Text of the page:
Spying Blind: The CIA, the FBI, and the Origins of 9/11

Spying Blind: The CIA, the FBI, and the Origins of 9/11

Spying Blind: The CIA, the FBI, and the Origins of 9/11

Spying Blind: The CIA, the FBI, and the Origins of 9/11


In this pathbreaking book, Amy Zegart provides the first scholarly examination of the intelligence failures that preceded September 11. Until now, those failures have been attributed largely to individual mistakes. But Zegart shows how and why the intelligence system itself left us vulnerable.

Zegart argues that after the Cold War ended, the CIA and FBI failed to adapt to the rise of terrorism. She makes the case by conducting painstaking analysis of more than three hundred intelligence reform recommendations and tracing the history of CIA and FBI counterterrorism efforts from 1991 to 2001, drawing extensively from declassified government documents and interviews with more than seventy high-ranking government officials. She finds that political leaders were well aware of the emerging terrorist danger and the urgent need for intelligence reform, but failed to achieve the changes they sought. The same forces that have stymied intelligence reform for decades are to blame: resistance inside U. S. intelligence agencies, the rational interests of politicians and career bureaucrats, and core aspects of our democracy such as the fragmented structure of the federal government. Ultimately failures of adaptation led to failures of performance. Zegart reveals how longstanding organizational weaknesses left unaddressed during the 1990s prevented the CIA and FBI from capitalizing on twenty-three opportunities to disrupt the September 11 plot.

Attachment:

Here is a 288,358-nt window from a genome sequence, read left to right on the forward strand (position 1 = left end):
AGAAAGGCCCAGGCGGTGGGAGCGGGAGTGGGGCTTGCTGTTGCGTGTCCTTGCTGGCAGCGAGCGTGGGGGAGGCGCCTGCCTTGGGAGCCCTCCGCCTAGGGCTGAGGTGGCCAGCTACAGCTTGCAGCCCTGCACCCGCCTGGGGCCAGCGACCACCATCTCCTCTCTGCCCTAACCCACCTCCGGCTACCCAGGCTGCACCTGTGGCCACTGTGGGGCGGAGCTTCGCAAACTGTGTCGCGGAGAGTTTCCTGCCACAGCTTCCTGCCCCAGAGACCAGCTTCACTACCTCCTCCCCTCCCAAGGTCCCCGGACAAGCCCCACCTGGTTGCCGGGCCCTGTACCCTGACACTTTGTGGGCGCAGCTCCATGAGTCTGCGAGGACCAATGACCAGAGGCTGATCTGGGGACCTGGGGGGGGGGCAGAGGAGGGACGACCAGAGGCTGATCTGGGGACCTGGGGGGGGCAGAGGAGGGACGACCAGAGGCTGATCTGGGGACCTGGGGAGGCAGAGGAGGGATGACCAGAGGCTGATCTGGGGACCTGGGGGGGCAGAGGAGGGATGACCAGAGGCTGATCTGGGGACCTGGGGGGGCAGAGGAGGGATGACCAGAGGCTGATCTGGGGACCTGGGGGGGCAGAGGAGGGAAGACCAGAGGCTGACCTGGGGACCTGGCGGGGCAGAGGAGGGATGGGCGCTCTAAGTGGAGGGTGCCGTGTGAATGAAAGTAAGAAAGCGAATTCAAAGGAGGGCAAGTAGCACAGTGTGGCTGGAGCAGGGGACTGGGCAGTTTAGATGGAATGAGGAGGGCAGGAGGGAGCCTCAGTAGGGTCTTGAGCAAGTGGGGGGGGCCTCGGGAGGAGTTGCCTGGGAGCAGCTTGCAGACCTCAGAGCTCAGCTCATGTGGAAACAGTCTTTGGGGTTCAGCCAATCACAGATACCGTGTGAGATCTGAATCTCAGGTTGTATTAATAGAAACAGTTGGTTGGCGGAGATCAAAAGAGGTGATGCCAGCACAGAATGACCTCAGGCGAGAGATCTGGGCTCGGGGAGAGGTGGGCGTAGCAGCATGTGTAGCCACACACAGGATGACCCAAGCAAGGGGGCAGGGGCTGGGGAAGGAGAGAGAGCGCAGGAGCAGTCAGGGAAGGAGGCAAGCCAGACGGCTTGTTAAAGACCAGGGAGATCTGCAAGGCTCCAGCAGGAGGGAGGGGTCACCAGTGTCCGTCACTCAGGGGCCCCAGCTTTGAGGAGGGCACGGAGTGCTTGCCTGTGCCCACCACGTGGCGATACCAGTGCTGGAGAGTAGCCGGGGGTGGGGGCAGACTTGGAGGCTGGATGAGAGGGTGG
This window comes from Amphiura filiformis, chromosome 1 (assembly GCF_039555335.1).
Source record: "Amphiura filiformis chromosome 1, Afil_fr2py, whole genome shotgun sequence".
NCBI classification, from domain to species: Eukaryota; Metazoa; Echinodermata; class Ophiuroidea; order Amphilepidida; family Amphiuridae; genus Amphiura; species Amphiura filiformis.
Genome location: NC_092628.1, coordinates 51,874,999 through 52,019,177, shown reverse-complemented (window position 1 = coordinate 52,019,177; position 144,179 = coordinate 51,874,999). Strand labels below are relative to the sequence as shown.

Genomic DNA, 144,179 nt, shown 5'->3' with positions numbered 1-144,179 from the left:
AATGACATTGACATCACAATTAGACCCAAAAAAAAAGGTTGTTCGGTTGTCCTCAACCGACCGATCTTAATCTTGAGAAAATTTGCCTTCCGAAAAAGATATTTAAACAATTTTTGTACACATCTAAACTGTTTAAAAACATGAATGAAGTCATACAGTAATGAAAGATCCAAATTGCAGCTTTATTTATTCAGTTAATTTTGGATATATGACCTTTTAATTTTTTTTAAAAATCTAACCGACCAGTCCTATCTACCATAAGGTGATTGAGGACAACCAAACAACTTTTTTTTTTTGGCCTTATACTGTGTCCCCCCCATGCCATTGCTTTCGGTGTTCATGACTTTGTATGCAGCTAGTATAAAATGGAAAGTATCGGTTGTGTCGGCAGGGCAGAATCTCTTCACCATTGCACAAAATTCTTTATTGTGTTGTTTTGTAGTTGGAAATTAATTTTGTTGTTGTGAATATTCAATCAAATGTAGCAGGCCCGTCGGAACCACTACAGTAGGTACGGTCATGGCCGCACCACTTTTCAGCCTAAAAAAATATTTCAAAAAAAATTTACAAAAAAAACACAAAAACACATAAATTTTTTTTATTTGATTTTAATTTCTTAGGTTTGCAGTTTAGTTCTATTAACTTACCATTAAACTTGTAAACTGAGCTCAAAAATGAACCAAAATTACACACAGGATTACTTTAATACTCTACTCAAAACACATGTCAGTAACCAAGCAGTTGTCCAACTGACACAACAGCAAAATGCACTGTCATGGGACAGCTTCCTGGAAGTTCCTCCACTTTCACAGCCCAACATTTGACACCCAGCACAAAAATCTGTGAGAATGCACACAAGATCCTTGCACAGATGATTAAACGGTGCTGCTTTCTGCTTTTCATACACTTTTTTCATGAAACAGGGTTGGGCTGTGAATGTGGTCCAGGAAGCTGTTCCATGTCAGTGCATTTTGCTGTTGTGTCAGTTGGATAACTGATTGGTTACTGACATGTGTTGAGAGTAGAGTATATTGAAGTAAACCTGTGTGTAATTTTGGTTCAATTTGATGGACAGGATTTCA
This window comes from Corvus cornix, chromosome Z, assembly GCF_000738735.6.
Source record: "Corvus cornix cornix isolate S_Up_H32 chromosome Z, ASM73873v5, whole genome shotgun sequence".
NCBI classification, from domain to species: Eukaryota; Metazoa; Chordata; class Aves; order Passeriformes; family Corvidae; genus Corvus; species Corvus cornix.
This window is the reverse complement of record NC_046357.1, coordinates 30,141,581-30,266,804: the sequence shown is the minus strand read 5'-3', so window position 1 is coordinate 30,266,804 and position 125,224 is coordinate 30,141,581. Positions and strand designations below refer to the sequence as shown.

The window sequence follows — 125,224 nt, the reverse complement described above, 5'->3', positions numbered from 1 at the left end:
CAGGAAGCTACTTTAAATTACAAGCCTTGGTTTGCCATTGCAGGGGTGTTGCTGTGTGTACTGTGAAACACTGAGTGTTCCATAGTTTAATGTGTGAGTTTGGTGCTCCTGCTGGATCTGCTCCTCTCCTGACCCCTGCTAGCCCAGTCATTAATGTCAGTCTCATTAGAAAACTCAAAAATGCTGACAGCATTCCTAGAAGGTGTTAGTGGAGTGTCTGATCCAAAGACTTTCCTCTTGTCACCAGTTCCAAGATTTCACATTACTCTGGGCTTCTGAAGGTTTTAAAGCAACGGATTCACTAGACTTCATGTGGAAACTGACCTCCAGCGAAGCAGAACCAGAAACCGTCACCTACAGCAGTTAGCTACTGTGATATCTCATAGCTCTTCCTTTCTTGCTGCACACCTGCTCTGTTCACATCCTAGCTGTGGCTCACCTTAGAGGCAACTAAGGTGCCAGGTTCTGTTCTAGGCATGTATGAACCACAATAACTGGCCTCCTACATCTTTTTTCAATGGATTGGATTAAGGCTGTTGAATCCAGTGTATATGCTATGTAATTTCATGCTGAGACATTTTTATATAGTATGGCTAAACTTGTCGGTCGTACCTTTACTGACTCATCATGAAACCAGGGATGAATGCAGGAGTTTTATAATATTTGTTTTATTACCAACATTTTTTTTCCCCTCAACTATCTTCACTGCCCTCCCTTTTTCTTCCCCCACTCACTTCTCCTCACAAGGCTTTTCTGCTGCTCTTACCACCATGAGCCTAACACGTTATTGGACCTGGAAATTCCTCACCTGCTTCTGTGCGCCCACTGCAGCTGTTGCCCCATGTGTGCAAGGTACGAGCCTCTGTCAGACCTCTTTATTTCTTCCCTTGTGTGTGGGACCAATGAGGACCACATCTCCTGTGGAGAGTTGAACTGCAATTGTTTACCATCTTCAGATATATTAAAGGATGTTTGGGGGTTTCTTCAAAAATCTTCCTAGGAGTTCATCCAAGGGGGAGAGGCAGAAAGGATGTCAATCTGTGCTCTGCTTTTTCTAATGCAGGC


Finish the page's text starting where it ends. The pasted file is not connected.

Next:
Spying Blind is a sobering account of why two of America's most important intelligence agencies failed to adjust to new threats after the Cold War, and why they are unlikely to adapt in the future.


I was not surprised. I was horrified.

—General Brent Scowcroft,
former national security advisor

IN JANUARY 2000, al Qaeda operatives from around the world gathered secretly in Malaysia for a planning meeting. The Central Intelligence Agency (CIA) was watching. Among the participants was a man named Khalid al-Mihdhar, one of the September 11 hijackers who would later help to crash American Airlines Flight 77 into the Pentagon. By the time the meeting disbanded, the CIA had taken a photograph of al-Mihdhar, learned his full name, obtained his passport number, and uncovered one other critical piece of information: al-Mihdhar held a multiple-entry visa to the United States. It was twenty months before the September 11, 2001, terrorist attacks on the World Trade Center and Pentagon. George Tenet, the director of central intelligence (DCI), later admitted that the CIA should have immediately placed al-Mihdhar on the State Department's watch list denying him entry into the United States, and it should have notified other government agencies such as the FBI. But the CIA did not do so until August 23, 2001, just nineteen days before the attacks and months after al-Mihdhar had entered the country, obtained a California motor vehicle photo identification card—using his real name—and started taking flying lessons.

The case of Khalid al-Mihdhar provides a chilling example of the subtle yet powerful effects of organization—that is, the cultures, incentives, and structures that critically influence what government agencies do and how well they do it. Why did the CIA take so long to put this suspected al Qaeda operative on the State Department's watch list, especially given Director Tenet's earlier declaration that the United States was “at war” with al Qaeda, his clear public warnings to Congress—for three consec-

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